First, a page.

Among his charges: sociologists ignore racism and the role of the state in creating ghettos; they offer sanitized portraits of the urban poor instead of rigorous analysis of the reasons for their plight; and, worse, their work ends up providing unwitting legitimacy to regressive policies on race and poverty. He has also accused American scholars of cultural imperialism, of importing the peculiar national dynamics of race and racism to their studies of countries like Brazil, where the concepts make little sense.
As Mr. Wacquant put it last year in The American Journal of Sociology in a scathing review of three otherwise well-received urban ethnographies: "U.S. sociology is now tied and party to the ongoing construction of the neoliberal state" and its "punitive management of the poor, on and off the street."
This grim view of government conduct is the subject of his next book, "Deadly Symbiosis," due out in the spring, which argues that American ghettos and prisons have become a single interconnected system for segregating and controlling the poor.
And while his writings have earned him acclaim his honors include a MacArthur Foundation "genius award" they have angered many of his colleagues.
"He's upset a lot of people," said William Julius Wilson, a university professor at Harvard who has made extensive studies of Chicago's ghettoes and been a central proponent of the view that racism is increasingly less significant in perpetuating urban poverty than are changes in the global economy and the local job market. He said he had read several chapters of "Deadly Symbiosis" and found much in them brilliant. "However," he added, "as with much of Loïc's work, I'm afraid that many readers will focus on the polemical attacks on the urban poverty literature instead of the powerful and substantive theoretical arguments he makes."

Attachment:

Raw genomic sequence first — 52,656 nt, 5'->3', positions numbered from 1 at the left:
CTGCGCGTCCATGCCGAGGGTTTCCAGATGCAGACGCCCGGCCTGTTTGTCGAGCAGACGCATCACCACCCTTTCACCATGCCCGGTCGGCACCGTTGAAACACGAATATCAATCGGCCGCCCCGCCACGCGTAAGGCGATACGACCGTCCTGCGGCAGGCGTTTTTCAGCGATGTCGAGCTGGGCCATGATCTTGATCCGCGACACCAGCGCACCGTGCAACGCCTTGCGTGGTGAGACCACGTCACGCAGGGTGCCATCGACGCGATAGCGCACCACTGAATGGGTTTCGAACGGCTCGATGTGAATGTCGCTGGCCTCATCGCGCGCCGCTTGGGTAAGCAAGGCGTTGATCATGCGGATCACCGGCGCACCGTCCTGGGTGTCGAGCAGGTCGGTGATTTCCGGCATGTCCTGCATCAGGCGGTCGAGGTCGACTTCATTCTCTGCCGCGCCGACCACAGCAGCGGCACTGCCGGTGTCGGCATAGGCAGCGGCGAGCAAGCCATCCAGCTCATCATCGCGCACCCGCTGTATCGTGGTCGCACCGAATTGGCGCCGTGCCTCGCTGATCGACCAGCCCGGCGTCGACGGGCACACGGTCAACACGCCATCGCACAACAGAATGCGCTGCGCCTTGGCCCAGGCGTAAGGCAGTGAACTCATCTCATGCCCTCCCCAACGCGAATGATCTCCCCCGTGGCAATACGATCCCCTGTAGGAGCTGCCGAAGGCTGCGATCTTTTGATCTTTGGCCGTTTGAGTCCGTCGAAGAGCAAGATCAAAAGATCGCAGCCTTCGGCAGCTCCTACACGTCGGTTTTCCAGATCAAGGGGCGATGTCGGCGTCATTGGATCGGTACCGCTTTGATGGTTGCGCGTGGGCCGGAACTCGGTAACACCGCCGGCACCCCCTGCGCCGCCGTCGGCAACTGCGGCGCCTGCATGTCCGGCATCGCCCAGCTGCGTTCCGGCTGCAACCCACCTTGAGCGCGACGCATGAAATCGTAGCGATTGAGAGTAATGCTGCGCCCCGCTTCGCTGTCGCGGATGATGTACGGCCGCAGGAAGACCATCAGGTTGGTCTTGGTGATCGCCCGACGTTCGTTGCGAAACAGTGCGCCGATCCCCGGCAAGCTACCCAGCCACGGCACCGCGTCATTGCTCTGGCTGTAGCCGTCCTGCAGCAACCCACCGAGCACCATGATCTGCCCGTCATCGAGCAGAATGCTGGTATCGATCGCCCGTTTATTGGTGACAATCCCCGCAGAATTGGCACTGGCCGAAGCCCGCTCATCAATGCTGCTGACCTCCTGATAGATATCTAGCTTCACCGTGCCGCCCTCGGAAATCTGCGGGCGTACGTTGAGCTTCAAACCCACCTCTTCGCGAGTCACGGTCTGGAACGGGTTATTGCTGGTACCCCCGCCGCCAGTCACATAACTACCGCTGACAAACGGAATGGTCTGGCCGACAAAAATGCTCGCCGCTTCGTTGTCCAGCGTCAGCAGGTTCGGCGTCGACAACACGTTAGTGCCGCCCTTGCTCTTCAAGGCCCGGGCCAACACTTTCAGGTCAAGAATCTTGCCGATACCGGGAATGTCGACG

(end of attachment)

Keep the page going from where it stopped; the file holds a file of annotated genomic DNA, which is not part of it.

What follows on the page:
Particularly galling, some scholars say, is that Mr. Wacquant has devoted much of his energy to reprimanding others while, at least until now, producing little fieldwork of his own. "He doesn't go into these communities himself and often criticizes those who do," said Elijah Anderson, Charles and William Day distinguished professor of social sciences at the University of Pennsylvania and the author of "Code of the Street: Decency, Violence, and the Moral Life of the Inner City" (Norton, 1999), one of the ethnographies Mr. Wacquant has attacked. "He'd like to see more militancy in the ghetto, but I'm trying to represent what's going on. If people in the ghetto community espouse a certain conventionality and conservatism, it's not for me to misrepresent."
Olivier Hermine, courtesey Loïc Wacquant
|Loic Wacquant, right, in 1989 with Curtis Strong, the Illinois junior lightweight champion, at Woodlawn Boxing Gym in Chicago.|
Certainly, "Body & Soul," which Mr. Wacquant says is only the first installment of his work on boxing a second, more ambitious book, "The Passion of the Pugilist," is under way bears little resemblance to Mr. Anderson's book. Mr. Wacquant calls his approach "carnal sociology" or "ethnography by immersion." The goal, he says, is to convey his subjects' world by experiencing it firsthand in the case of his boxers, from the point of view of their sweaty, pummeled bodies. It's an ambition, he insists, that represents a radical departure from what passes as ethnography today.
"Either people are portrayed as maximizing computing machines pursuing their interests, or they're portrayed as symbolic animals that manipulate language and obey norms because they're members of a group," Mr. Wacquant said at a cafe near the campus here, throwing up his hands in dismay. "What's missing is that people are first and foremost embodied, carnal beings of blood and flesh who relate to the world in a passionate way."
Comparing himself to Carlos Castaneda, who claimed to have learned the secrets of shamanism and peyote rituals from a Yaqui Indian in the Mexican desert, he said: "I'm a Castaneda who has returned. I think he was right to go off the deep end. But you have to return."